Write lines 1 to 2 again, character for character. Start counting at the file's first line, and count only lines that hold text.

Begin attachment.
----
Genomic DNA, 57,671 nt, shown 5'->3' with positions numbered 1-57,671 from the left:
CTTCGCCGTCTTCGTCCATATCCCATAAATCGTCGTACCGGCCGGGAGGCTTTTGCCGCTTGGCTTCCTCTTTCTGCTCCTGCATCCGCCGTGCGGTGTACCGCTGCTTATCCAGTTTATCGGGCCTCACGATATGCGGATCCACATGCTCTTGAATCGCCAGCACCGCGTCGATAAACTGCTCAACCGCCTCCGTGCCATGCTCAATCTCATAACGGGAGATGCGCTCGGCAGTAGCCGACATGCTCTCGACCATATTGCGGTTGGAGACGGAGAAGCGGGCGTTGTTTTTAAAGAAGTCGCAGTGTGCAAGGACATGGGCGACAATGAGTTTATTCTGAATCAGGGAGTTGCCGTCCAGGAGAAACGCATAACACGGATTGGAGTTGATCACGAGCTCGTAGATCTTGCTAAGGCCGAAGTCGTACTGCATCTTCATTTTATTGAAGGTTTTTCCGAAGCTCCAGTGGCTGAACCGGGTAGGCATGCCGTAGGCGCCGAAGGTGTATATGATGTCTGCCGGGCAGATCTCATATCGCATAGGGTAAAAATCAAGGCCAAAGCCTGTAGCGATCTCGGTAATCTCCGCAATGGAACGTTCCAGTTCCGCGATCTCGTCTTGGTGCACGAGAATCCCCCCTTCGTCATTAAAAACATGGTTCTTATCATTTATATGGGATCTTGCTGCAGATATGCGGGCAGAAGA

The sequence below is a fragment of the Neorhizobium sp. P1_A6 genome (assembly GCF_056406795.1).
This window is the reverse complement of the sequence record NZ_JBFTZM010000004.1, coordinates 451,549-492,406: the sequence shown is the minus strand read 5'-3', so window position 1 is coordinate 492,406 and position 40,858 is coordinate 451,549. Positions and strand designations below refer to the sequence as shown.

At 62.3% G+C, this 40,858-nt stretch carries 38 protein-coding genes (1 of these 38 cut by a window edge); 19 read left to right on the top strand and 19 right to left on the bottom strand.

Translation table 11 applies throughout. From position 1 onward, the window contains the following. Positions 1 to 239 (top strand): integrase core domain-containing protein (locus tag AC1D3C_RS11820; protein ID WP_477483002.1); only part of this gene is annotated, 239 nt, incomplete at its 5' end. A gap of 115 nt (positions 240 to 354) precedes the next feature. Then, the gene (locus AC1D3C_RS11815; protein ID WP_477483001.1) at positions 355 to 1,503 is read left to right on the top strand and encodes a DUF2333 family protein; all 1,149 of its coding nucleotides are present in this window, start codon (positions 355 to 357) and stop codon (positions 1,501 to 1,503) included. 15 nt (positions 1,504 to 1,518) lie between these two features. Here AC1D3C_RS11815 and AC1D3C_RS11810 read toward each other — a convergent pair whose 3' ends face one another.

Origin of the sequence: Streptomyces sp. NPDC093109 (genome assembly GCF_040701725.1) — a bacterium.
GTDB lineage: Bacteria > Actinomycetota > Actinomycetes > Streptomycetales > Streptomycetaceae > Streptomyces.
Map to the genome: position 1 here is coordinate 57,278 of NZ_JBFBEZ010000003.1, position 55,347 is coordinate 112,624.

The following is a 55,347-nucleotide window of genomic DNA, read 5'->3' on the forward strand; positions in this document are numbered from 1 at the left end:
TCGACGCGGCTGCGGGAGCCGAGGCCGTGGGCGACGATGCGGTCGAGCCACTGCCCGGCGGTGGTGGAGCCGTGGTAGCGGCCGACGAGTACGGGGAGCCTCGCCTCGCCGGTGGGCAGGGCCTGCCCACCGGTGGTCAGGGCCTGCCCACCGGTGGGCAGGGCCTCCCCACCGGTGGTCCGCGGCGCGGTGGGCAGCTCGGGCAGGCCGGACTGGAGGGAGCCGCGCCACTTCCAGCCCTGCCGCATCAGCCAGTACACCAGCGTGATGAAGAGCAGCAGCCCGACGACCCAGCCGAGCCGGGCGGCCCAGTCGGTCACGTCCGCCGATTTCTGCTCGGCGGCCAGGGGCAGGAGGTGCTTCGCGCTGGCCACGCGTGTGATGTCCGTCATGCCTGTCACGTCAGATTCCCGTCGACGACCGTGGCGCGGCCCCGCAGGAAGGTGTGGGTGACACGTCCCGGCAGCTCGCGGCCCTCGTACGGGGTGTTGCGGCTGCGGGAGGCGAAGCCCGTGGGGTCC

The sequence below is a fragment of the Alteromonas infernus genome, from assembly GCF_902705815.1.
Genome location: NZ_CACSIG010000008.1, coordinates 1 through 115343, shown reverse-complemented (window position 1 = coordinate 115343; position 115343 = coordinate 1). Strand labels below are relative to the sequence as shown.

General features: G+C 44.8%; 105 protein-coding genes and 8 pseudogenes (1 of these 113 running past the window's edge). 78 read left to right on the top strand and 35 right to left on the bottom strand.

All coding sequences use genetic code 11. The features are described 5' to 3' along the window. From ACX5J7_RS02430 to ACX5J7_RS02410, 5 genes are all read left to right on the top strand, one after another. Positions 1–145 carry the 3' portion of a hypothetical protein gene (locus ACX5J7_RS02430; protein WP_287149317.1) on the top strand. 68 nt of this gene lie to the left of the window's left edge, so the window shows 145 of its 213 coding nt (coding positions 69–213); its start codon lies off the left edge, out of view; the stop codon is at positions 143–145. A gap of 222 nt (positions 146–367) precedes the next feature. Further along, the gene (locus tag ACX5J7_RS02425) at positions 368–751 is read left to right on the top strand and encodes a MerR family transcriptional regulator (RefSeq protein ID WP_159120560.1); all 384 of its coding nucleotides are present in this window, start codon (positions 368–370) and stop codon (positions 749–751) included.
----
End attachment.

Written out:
Genomic DNA, 57,671 nt, shown 5'->3' with positions numbered 1-57,671 from the left:
CTTCGCCGTCTTCGTCCATATCCCATAAATCGTCGTACCGGCCGGGAGGCTTTTGCCGCTTGGCTTCCTCTTTCTGCTCCTGCATCCGCCGTGCGGTGTACCGCTGCTTATCCAGTTTATCGGGCCTCACGATATGCGGATCCACATGCTCTTGAATCGCCAGCACCGCGTCGATAAACTGCTCAACCGCCTCCGTGCCATGCTCAATCTCATAACGGGAGATGCGCTCGGCAGTAGCCGACATGCTCTCGACCATATTGCGGTTGGAGACGGAGAAGCGGGCGTTGTTTTTAAAGAAGTCGCAGTGTGCAAGGACATGGGCGACAATGAGTTTATTCTGAATCAGGGAGTTGCCGTCCAGGAGAAACGCATAACACGGATTGGAGTTGATCACGAGCTCGTAGATCTTGCTAAGGCCGAAGTCGTACTGCATCTTCATTTTATTGAAGGTTTTTCCGAAGCTCCAGTGGCTGAACCGGGTAGGCATGCCGTAGGCGCCGAAGGTGTATATGATGTCTGCCGGGCAGATCTCATATCGCATAGGGTAAAAATCAAGGCCAAAGCCTGTAGCGATCTCGGTAATCTCCGCAATGGAACGTTCCAGTTCCGCGATCTCGTCTTGGTGCACGAGAATCCCCCCTTCGTCATTAAAAACATGGTTCTTATCATTTATATGGGATCTTGCTGCAGATATGCGGGCAGAAGA